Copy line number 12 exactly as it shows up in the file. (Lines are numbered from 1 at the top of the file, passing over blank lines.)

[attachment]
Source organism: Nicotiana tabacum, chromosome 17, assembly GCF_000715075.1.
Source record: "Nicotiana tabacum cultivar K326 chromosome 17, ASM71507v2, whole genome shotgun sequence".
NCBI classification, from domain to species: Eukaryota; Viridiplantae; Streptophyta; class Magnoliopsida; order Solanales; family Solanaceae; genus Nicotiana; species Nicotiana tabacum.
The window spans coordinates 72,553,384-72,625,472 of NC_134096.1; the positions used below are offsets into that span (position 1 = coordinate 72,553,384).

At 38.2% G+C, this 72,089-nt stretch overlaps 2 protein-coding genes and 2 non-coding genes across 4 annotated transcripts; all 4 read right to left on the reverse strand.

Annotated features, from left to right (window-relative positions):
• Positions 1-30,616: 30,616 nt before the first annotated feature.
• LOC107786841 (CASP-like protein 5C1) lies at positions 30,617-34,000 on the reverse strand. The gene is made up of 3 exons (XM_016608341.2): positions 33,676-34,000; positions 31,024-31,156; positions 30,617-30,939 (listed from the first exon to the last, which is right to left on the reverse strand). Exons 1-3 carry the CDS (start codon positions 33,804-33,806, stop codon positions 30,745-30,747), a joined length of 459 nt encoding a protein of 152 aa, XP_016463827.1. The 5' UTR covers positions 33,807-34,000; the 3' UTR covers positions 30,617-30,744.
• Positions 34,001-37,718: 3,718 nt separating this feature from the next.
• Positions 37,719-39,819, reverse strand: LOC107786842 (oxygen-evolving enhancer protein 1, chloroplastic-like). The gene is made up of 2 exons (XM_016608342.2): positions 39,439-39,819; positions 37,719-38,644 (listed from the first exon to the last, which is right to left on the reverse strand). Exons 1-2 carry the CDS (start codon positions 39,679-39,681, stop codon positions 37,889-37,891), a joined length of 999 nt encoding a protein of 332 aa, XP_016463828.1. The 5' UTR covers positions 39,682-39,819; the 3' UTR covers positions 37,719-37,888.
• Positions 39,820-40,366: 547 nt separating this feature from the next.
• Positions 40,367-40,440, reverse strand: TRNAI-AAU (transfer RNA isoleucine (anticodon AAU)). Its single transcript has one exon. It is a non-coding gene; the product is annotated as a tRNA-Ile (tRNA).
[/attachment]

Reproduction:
• Positions 40,367-40,440, reverse strand: TRNAI-AAU (transfer RNA isoleucine (anticodon AAU)). Its single transcript has one exon. It is a non-coding gene; the product is annotated as a tRNA-Ile (tRNA).